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Book Reviews
October 1928


Am J Dis Child. 1928;36(4):869-870. doi:10.1001/archpedi.1928.01920280220021

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This work is by no means light literature that can be read in an hour or two over a box of candy. In order to tap this mine of information—and it is a rich mine—one must bite hard, chew well and use all of one's mental juices. And having done this one has the satisfied feeling of having seen a good mind work, and of having becoming the wiser for it.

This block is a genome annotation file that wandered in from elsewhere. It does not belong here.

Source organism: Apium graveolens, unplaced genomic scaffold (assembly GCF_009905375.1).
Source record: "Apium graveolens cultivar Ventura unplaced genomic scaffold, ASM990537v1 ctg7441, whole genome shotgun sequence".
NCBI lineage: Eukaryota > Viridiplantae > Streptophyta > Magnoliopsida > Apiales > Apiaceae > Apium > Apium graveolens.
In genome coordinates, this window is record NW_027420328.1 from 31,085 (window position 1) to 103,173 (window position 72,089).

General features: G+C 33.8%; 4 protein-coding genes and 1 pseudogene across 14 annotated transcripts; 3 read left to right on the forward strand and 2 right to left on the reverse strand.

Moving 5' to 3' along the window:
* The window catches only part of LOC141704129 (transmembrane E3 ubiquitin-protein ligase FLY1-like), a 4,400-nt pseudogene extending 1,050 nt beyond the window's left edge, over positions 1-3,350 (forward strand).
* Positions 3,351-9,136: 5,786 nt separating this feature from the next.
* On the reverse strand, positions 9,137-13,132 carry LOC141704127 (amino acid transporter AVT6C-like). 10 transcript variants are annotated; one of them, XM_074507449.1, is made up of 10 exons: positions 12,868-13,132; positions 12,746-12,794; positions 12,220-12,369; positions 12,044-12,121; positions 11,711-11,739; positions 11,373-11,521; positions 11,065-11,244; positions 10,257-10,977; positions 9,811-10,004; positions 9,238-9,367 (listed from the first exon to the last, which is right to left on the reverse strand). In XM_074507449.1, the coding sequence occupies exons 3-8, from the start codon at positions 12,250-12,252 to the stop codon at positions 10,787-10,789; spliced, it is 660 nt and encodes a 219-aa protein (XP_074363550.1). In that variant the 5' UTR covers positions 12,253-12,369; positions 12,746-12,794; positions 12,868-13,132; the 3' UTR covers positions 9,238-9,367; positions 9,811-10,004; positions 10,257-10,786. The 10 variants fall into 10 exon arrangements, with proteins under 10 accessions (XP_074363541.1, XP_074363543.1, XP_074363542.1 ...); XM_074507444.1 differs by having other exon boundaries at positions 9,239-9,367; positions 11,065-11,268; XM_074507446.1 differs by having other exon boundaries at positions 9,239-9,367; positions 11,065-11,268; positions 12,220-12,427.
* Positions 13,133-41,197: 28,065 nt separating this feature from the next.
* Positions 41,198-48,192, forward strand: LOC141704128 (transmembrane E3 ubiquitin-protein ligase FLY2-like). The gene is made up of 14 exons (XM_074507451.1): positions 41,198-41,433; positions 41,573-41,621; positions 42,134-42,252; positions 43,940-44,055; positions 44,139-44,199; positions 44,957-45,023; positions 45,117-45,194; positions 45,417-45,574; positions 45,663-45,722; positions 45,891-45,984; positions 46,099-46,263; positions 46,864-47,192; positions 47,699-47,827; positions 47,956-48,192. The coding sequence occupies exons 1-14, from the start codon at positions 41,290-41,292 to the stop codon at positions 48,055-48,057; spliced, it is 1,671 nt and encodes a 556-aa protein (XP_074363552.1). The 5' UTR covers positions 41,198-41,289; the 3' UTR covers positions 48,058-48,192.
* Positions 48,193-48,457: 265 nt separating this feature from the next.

In this book Gesell gives the results of his seven years' study of the growth of the infant. He has studied the infant from a biologic point of view through repeated periodic examinations and with the most modern objective methods. He emphasizes the importance of experimental etiology in placing the phenomena of growth on a firm basis of fact. He does not attempt to keep separate the mind and the body, but rather he brings

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